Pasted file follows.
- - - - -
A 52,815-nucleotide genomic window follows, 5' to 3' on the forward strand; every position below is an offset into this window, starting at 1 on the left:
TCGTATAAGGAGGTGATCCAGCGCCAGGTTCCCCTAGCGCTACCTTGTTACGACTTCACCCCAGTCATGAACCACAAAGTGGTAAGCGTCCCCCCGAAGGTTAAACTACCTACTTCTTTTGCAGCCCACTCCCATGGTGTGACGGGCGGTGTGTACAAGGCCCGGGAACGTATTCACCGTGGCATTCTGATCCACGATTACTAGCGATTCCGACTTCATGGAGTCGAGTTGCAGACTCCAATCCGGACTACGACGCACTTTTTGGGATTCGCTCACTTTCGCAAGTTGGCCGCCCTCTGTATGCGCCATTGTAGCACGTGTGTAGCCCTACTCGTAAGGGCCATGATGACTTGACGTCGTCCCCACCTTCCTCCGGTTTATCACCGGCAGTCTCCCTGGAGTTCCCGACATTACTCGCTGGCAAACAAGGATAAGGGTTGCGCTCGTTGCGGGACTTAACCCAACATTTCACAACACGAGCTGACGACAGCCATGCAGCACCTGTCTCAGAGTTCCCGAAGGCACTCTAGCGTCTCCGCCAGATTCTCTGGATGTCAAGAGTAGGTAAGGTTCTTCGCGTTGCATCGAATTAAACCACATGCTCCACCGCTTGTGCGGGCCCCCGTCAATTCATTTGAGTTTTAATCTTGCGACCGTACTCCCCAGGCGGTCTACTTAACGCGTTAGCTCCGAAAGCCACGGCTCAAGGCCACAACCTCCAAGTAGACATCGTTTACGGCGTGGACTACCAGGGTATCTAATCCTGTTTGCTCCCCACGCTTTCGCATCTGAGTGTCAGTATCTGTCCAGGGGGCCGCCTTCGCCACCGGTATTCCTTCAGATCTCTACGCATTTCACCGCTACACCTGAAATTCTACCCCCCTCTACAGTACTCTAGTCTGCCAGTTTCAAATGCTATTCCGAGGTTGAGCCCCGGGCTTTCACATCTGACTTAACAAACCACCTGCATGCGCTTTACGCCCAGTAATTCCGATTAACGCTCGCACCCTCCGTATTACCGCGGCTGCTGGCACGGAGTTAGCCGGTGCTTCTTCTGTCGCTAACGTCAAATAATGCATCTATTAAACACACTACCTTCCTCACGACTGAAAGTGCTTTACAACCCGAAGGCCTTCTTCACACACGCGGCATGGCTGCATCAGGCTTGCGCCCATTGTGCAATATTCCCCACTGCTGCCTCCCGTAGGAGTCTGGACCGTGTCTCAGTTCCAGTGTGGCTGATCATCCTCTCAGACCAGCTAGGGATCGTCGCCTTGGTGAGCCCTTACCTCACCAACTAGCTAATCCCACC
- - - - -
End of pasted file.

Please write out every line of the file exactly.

A 52,815-nucleotide genomic window follows, 5' to 3' on the forward strand; every position below is an offset into this window, starting at 1 on the left:
TCGTATAAGGAGGTGATCCAGCGCCAGGTTCCCCTAGCGCTACCTTGTTACGACTTCACCCCAGTCATGAACCACAAAGTGGTAAGCGTCCCCCCGAAGGTTAAACTACCTACTTCTTTTGCAGCCCACTCCCATGGTGTGACGGGCGGTGTGTACAAGGCCCGGGAACGTATTCACCGTGGCATTCTGATCCACGATTACTAGCGATTCCGACTTCATGGAGTCGAGTTGCAGACTCCAATCCGGACTACGACGCACTTTTTGGGATTCGCTCACTTTCGCAAGTTGGCCGCCCTCTGTATGCGCCATTGTAGCACGTGTGTAGCCCTACTCGTAAGGGCCATGATGACTTGACGTCGTCCCCACCTTCCTCCGGTTTATCACCGGCAGTCTCCCTGGAGTTCCCGACATTACTCGCTGGCAAACAAGGATAAGGGTTGCGCTCGTTGCGGGACTTAACCCAACATTTCACAACACGAGCTGACGACAGCCATGCAGCACCTGTCTCAGAGTTCCCGAAGGCACTCTAGCGTCTCCGCCAGATTCTCTGGATGTCAAGAGTAGGTAAGGTTCTTCGCGTTGCATCGAATTAAACCACATGCTCCACCGCTTGTGCGGGCCCCCGTCAATTCATTTGAGTTTTAATCTTGCGACCGTACTCCCCAGGCGGTCTACTTAACGCGTTAGCTCCGAAAGCCACGGCTCAAGGCCACAACCTCCAAGTAGACATCGTTTACGGCGTGGACTACCAGGGTATCTAATCCTGTTTGCTCCCCACGCTTTCGCATCTGAGTGTCAGTATCTGTCCAGGGGGCCGCCTTCGCCACCGGTATTCCTTCAGATCTCTACGCATTTCACCGCTACACCTGAAATTCTACCCCCCTCTACAGTACTCTAGTCTGCCAGTTTCAAATGCTATTCCGAGGTTGAGCCCCGGGCTTTCACATCTGACTTAACAAACCACCTGCATGCGCTTTACGCCCAGTAATTCCGATTAACGCTCGCACCCTCCGTATTACCGCGGCTGCTGGCACGGAGTTAGCCGGTGCTTCTTCTGTCGCTAACGTCAAATAATGCATCTATTAAACACACTACCTTCCTCACGACTGAAAGTGCTTTACAACCCGAAGGCCTTCTTCACACACGCGGCATGGCTGCATCAGGCTTGCGCCCATTGTGCAATATTCCCCACTGCTGCCTCCCGTAGGAGTCTGGACCGTGTCTCAGTTCCAGTGTGGCTGATCATCCTCTCAGACCAGCTAGGGATCGTCGCCTTGGTGAGCCCTTACCTCACCAACTAGCTAATCCCACC